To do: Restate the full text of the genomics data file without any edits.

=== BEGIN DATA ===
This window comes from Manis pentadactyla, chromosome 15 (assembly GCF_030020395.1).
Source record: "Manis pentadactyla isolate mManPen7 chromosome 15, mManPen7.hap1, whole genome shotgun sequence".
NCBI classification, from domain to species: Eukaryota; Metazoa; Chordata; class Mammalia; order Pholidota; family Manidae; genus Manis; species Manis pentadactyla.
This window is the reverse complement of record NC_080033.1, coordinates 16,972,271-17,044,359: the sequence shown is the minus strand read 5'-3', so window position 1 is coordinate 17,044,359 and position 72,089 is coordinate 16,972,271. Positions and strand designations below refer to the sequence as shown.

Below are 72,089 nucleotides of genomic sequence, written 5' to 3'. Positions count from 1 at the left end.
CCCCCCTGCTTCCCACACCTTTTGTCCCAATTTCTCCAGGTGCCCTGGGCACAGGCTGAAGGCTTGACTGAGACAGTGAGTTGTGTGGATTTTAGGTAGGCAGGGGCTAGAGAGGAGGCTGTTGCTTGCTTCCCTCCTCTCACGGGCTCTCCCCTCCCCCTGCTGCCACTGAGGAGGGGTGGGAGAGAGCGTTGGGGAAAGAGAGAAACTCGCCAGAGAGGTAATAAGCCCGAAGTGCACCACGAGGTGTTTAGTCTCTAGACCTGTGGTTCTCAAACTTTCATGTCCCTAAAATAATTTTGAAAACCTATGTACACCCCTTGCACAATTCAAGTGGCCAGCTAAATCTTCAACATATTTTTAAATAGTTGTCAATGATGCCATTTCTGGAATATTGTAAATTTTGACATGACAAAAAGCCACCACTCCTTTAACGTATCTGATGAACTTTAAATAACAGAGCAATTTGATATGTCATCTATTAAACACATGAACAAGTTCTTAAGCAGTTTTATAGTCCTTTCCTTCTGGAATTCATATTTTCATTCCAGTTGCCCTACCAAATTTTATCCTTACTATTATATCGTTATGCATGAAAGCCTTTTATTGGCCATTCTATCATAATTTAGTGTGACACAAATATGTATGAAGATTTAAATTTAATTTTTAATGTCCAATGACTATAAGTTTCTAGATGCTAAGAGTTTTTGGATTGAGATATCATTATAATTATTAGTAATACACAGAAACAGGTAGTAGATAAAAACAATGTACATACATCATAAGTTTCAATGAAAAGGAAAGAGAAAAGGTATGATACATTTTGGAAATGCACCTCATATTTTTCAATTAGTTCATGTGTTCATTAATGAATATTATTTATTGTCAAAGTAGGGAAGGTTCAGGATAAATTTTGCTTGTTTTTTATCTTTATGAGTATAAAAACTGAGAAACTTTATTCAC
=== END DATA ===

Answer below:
This window comes from Manis pentadactyla, chromosome 15 (assembly GCF_030020395.1).
Source record: "Manis pentadactyla isolate mManPen7 chromosome 15, mManPen7.hap1, whole genome shotgun sequence".
NCBI classification, from domain to species: Eukaryota; Metazoa; Chordata; class Mammalia; order Pholidota; family Manidae; genus Manis; species Manis pentadactyla.
This window is the reverse complement of record NC_080033.1, coordinates 16,972,271-17,044,359: the sequence shown is the minus strand read 5'-3', so window position 1 is coordinate 17,044,359 and position 72,089 is coordinate 16,972,271. Positions and strand designations below refer to the sequence as shown.

Below are 72,089 nucleotides of genomic sequence, written 5' to 3'. Positions count from 1 at the left end.
CCCCCCTGCTTCCCACACCTTTTGTCCCAATTTCTCCAGGTGCCCTGGGCACAGGCTGAAGGCTTGACTGAGACAGTGAGTTGTGTGGATTTTAGGTAGGCAGGGGCTAGAGAGGAGGCTGTTGCTTGCTTCCCTCCTCTCACGGGCTCTCCCCTCCCCCTGCTGCCACTGAGGAGGGGTGGGAGAGAGCGTTGGGGAAAGAGAGAAACTCGCCAGAGAGGTAATAAGCCCGAAGTGCACCACGAGGTGTTTAGTCTCTAGACCTGTGGTTCTCAAACTTTCATGTCCCTAAAATAATTTTGAAAACCTATGTACACCCCTTGCACAATTCAAGTGGCCAGCTAAATCTTCAACATATTTTTAAATAGTTGTCAATGATGCCATTTCTGGAATATTGTAAATTTTGACATGACAAAAAGCCACCACTCCTTTAACGTATCTGATGAACTTTAAATAACAGAGCAATTTGATATGTCATCTATTAAACACATGAACAAGTTCTTAAGCAGTTTTATAGTCCTTTCCTTCTGGAATTCATATTTTCATTCCAGTTGCCCTACCAAATTTTATCCTTACTATTATATCGTTATGCATGAAAGCCTTTTATTGGCCATTCTATCATAATTTAGTGTGACACAAATATGTATGAAGATTTAAATTTAATTTTTAATGTCCAATGACTATAAGTTTCTAGATGCTAAGAGTTTTTGGATTGAGATATCATTATAATTATTAGTAATACACAGAAACAGGTAGTAGATAAAAACAATGTACATACATCATAAGTTTCAATGAAAAGGAAAGAGAAAAGGTATGATACATTTTGGAAATGCACCTCATATTTTTCAATTAGTTCATGTGTTCATTAATGAATATTATTTATTGTCAAAGTAGGGAAGGTTCAGGATAAATTTTGCTTGTTTTTTATCTTTATGAGTATAAAAACTGAGAAACTTTATTCAC